An official petition to Australian lawmakers urging them to exempt international students from border closures has received nearly 3,000 signatures, citing “bad quality” online lessons and lack of schooling for some.
The petition, which is backed by social media campaign #bringusbacktoaus on Twitter, needs 12,000 signatures from Australian residents or citizens before Feb. 10 for it to be tabled before lawmakers for a discussion.
“These are students from all over Asia, all over the world,” said Phil Honeywood, Chief Executive, International Education Association of Australia.
“Those who are not citizens have families here. The Indian and the Chinese communities, for example, have cousins or friends who are signing on their behalf.”
Australia, which recorded a second straight day of zero coronavirus cases on Friday, has adopted a heavy-handed approach to curb the pandemic, shutting state and international borders, forcing hotel quarantine for returning Australians and making masks mandatory in regions facing a virus resurgence.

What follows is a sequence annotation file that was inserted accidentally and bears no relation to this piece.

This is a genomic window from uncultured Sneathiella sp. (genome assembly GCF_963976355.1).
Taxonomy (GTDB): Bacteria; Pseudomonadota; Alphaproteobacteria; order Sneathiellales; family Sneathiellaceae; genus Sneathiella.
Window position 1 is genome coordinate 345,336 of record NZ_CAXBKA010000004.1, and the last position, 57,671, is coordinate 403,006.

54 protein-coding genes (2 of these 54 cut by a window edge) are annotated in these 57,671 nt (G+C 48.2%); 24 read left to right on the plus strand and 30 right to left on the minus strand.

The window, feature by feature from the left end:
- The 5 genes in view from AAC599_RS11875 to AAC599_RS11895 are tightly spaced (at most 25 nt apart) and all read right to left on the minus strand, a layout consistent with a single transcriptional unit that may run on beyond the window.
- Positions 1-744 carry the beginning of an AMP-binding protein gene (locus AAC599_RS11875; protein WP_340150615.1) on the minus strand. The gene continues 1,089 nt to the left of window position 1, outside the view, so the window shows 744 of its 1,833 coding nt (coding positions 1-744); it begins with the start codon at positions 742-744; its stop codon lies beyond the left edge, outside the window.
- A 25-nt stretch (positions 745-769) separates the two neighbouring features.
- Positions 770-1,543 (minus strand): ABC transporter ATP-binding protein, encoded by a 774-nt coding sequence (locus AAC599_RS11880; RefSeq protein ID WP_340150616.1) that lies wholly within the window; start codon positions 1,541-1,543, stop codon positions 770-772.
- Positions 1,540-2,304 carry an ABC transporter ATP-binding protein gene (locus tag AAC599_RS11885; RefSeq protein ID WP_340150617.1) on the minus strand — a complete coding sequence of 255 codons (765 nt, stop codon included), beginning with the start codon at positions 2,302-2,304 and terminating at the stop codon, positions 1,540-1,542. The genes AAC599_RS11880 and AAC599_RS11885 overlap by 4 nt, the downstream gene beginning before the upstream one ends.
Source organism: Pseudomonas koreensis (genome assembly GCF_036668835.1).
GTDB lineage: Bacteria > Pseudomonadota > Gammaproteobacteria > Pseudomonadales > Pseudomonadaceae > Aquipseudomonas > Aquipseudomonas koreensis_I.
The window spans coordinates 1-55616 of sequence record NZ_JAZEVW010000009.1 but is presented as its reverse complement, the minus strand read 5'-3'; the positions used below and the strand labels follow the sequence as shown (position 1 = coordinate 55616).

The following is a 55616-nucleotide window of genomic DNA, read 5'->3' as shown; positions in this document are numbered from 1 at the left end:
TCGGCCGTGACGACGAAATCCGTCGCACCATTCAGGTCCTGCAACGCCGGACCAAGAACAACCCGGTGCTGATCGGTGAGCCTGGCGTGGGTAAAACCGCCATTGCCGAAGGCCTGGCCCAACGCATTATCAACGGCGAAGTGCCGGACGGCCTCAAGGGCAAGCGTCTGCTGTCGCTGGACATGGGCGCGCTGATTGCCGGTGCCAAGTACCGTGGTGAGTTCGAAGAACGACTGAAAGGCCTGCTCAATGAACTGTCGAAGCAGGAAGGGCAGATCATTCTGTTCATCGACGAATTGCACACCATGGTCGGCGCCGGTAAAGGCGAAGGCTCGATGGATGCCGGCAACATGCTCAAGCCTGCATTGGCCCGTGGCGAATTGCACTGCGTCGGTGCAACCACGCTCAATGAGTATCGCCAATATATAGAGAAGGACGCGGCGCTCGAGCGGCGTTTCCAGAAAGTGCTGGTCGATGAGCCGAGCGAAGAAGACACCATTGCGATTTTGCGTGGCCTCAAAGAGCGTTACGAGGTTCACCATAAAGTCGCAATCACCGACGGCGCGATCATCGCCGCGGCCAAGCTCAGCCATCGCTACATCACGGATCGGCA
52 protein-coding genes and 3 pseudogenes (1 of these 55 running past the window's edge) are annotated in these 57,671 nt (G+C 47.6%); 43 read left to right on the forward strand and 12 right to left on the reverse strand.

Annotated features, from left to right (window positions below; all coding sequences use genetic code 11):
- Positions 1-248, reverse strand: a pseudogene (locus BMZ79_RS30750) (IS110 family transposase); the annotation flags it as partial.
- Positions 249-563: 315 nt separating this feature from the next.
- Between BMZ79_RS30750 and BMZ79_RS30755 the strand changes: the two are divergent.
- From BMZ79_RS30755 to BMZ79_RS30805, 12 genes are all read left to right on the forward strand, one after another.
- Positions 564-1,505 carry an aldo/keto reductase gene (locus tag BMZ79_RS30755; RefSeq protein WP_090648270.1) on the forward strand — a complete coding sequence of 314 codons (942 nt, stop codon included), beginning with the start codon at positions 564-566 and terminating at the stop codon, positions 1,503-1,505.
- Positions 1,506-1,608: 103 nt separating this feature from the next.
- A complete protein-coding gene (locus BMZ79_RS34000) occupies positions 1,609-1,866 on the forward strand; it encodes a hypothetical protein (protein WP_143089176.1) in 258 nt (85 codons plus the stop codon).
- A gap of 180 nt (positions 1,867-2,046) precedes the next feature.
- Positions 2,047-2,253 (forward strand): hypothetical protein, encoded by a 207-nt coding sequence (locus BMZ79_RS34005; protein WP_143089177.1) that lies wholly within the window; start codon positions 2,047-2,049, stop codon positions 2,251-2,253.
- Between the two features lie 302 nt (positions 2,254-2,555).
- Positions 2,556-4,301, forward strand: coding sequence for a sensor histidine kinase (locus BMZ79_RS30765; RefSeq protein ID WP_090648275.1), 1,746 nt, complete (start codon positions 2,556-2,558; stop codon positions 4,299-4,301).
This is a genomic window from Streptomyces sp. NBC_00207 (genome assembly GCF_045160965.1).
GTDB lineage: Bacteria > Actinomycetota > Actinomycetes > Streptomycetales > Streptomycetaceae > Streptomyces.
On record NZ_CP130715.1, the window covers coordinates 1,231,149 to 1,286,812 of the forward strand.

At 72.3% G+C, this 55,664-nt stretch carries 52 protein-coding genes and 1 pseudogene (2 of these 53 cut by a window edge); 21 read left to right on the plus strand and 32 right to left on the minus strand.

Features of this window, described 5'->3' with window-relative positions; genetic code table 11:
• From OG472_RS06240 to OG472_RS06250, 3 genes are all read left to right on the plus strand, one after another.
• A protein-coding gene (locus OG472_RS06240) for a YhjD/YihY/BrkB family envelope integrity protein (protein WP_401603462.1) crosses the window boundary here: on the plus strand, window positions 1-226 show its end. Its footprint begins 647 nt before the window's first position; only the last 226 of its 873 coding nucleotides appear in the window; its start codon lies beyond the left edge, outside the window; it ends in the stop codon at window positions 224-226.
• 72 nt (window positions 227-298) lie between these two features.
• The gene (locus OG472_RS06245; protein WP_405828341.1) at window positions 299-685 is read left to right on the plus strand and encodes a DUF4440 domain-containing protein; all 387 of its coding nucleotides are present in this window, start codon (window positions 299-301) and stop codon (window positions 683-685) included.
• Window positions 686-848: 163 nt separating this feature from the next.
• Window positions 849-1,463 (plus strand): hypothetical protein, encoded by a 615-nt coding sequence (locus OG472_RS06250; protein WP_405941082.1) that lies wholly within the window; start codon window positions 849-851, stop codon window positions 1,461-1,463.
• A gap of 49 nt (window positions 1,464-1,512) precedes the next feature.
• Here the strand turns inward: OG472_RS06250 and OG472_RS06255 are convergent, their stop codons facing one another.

The country’s A$37 billion ($29 billion) education sector has been bleeding since early 2020 when coronavirus-induced border closures were announced.
The sector, Australia’s leading export earner, contributes significantly to the nation’s A$1.9 trillion economy via housing demand, retail sales and employment growth.
“We do not pay our family’s saving for video lessons or rent for house which we cannot even live in,” the petition on Australia’s parliamentary website read.
“We appeal exemptions for international students not only for students’ future and human right but also for the recovery of the Australia economy.”
Australia has been considering bringing back students since last year though plans stalled following fresh coronavirus waves in Victoria and New South Wales.
With infections now under control in both the states, local media have reported states could revive their pilot schemes to bring back the students.
“We are hopeful,” Honeywood said. “All states have got plans but the politics of this is just incredibly frustrating.”
($1 = 1.2877 Australian dollars)